High school stu­dents across the Twin Cities staged a walk­out to de­mand ac­tion on cli­mate change Fri­day, meet­ing en masse at the State Capitol to press lawmakers on the is­sue.

“We need to cause an up­roar,” said Maya Sprenger-Otto, an organizer and student at Washburn High School in Minneapolis, addressing a crowd of several hundred teens on the Capitol steps. “We won’t be stopped until substantial change is made.”

Fri­day’s stu­dent “strike” in the Twin Cities was part of a wave of youth-led cli­mate dem­on­stra­tions across the globe. Sim­i­lar walk­outs, in­spired by a pro­test staged by a Swed­ish teen, were held in more than 100 cit­ies world­wide, with some rallies at­tract­ing tens of thou­sands of march­ers.

In Minnesota, students also gathered in Duluth and Rochester.

Students at the St. Paul ral­ly said their goal is to send a mes­sage to lawmakers that they want im­me­di­ate change to pro­tect their fu­ture. Many cited a 2018 Unit­ed Na­tions re­port on cli­mate change call­ing for “rapid and far-reach­ing” chan­ges to slow glo­bal warm­ing in the com­ing years. Fail­ure to act, authors cau­tioned, will re­sult in dire and ir­re­vers­ible con­se­quences for both the en­vi­ron­ment and the world’s pop­u­la­tion.

Ruthie Hot­ting­er, a seventh-grader from Shore­view, wor­ries that “things are get­ting out of con­trol and it’s scary.” Three friends told her in the last week that they don’t want to have chil­dren be­cause they fear the ef­fects of cli­mate change will have on the world, she said.

“In my fu­ture I see a world that’s safe to live in and smil­ing faces all around,” Hot­ting­er, 13, told the crowd. But that’s not going to hap­pen if you and I don’t stand up for what we want and what we need.”

Max Sher­man, a seni­or at De La Sal­le High School, echoed those calls for im­me­di­ate ac­tion.

“We need to get in­volved and show the gov­ern­ment that we can’t just stand back while we bas­i­cal­ly have 11 years left to save the plan­et and save our­selves,” said Sher­man, who took Metro Transit to the ral­ly along with 80 of his peers from the pri­vate Catholic high school. Like many oth­er groups, Sher­man and his class­mates or­gan­ized their walk­out plans using so­cial me­di­a and word of mouth.

The hun­dreds of sign-carry­ing stu­dents gath­ered at the Capitol brought a long list of pol­icy de­mands. Teen or­gan­iz­ers said a na­tion­al em­er­gen­cy on cli­mate is long o­ver­due. They called for ac­tion on clean wa­ter, cli­mate ed­u­ca­tion in schools and pas­sage of the Green New Deal, a sweep­ing fed­er­al res­o­lu­tion fo­cused on re­new­a­ble en­er­gy, health care and jobs. On the state level, the stu­dents urged pas­sage of a bill man­dat­ing 100 percent re­new­a­ble en­er­gy use by 2050 and an end to the En­bridge Line 3 oil pipe­line re­place­ment pro­ject.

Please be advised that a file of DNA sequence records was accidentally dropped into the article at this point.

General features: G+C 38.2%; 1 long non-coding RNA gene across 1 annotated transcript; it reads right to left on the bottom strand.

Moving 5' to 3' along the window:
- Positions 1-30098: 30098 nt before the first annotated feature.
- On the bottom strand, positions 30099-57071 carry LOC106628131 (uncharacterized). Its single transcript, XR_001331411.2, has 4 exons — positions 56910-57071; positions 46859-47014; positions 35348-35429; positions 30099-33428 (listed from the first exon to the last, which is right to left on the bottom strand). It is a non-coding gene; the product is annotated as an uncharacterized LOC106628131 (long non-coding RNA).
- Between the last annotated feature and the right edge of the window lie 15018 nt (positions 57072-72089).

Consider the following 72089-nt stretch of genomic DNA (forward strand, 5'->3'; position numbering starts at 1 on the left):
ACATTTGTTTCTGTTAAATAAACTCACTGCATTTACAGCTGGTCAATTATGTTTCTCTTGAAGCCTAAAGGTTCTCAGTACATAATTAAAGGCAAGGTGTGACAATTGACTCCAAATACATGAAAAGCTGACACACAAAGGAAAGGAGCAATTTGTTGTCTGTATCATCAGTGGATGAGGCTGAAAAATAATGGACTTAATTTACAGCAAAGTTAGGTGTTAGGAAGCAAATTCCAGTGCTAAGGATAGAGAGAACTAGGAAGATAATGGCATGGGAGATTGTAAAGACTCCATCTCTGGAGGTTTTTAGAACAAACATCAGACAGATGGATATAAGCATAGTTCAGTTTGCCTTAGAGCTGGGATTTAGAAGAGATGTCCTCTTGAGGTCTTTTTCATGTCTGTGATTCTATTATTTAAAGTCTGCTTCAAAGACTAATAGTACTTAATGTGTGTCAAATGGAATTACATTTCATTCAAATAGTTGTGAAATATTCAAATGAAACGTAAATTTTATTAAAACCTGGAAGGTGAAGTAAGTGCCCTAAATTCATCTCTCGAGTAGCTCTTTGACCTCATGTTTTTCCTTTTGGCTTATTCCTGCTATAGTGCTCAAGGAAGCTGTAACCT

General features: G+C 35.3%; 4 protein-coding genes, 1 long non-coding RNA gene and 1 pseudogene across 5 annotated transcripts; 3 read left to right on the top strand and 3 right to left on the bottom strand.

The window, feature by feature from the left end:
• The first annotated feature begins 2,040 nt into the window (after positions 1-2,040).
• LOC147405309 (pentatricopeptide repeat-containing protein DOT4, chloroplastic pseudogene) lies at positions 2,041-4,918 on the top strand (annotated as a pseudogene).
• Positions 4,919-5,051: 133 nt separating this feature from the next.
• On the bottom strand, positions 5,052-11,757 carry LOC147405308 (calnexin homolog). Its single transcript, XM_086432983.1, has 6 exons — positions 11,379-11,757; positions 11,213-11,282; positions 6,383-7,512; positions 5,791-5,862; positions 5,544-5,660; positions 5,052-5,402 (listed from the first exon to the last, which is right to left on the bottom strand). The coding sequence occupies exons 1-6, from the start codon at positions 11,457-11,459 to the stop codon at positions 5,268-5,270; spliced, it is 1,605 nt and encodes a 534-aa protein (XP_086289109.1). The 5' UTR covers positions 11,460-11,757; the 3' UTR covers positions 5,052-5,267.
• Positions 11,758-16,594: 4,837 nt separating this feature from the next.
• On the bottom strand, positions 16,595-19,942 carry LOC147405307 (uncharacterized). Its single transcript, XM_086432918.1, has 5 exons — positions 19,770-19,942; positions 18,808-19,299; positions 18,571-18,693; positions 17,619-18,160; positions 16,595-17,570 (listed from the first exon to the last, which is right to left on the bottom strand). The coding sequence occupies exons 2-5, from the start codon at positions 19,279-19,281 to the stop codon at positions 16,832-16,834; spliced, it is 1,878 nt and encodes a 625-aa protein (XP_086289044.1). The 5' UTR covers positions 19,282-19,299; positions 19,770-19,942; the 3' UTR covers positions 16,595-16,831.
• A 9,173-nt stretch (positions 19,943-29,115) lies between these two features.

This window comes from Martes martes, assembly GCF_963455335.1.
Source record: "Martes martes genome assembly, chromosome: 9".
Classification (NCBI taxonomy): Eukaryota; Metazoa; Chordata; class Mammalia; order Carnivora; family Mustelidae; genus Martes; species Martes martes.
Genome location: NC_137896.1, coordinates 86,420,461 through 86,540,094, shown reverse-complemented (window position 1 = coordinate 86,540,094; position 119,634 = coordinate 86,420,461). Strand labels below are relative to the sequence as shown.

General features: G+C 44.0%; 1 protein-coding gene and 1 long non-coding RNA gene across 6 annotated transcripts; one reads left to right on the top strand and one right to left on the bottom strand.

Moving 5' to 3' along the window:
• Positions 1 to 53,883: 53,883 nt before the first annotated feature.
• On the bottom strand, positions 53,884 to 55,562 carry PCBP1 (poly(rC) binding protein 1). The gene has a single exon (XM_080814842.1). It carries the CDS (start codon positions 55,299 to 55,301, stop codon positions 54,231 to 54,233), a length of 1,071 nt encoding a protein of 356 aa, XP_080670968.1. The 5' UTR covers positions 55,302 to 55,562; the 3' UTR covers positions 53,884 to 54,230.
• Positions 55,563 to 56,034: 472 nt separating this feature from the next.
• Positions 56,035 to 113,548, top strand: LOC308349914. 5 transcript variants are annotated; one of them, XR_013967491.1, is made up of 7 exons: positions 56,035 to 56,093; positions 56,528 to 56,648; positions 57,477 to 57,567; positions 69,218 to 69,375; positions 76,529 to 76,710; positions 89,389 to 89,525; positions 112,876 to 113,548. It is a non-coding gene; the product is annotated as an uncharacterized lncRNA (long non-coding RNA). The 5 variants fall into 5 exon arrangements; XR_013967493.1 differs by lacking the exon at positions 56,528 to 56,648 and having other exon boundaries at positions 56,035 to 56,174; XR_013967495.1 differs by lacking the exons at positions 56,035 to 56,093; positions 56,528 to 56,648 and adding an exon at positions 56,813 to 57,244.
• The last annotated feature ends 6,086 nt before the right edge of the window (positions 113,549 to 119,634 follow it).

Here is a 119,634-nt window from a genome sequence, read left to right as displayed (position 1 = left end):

“If ac­tion isn’t tak­en now, it will be our mess to clean up,” said Far­rah Bergstrom, a sopho­more at Wayzata High School who has worked on pro­gres­sive cam­paigns since age 13. “It’s im­per­a­tive that lead­ers and legis­la­tors in this Capitol rec­og­nize our deep con­cern for cli­mate change. This isn’t a dis­tant is­sue, it’s some­thing that’s going to have very se­vere in­flu­ence on us in the near fu­ture.”

Beyond those im­me­di­ate goals, stu­dent ac­tiv­ists said they hope to spark a broad­er cul­tur­al shift. Some of the loud­est cheers came as speak­ers made the case that the impacts of cli­mate change go be­yond the en­vi­ron­ment and the ec­on­omy. At it’s heart, they said, it’s an is­sue of ra­cial jus­tice and equi­ty.

“This move­ment needs to be dif­fer­ent in terms of we should be work­ing with mar­gin­al­ized com­mu­ni­ties. No one knows our strug­gle like we do,” said youth radio host Brit­ney Chi­no, a stu­dent ac­tiv­ist with Young Peoples Ac­tion Coalition St. Paul. “I saw a post­er earli­er to­day say­ing cli­mate change does not af­fect all e­qual­ly, and that is the truth.”

Public o­pin­ion sur­veys suggest cli­mate change is a mo­bi­liz­ing force for young voters, who went to the polls in re­cord num­bers in 2018. March­ers said they ex­pect the is­sue to be a top pri­or­i­ty for their voting-age peers in the up­com­ing e­lec­tion. Signs read­ing “Vote the cow­ards out!” and “De­ni­al is not pol­icy” float­ed above the crowd.

“We’ve shown our pow­er and we do not plan to stop,” said Sprenger-Otto, who plans to cast her first bal­lot next year. “That will be car­ried out into 2020 and be­yond.”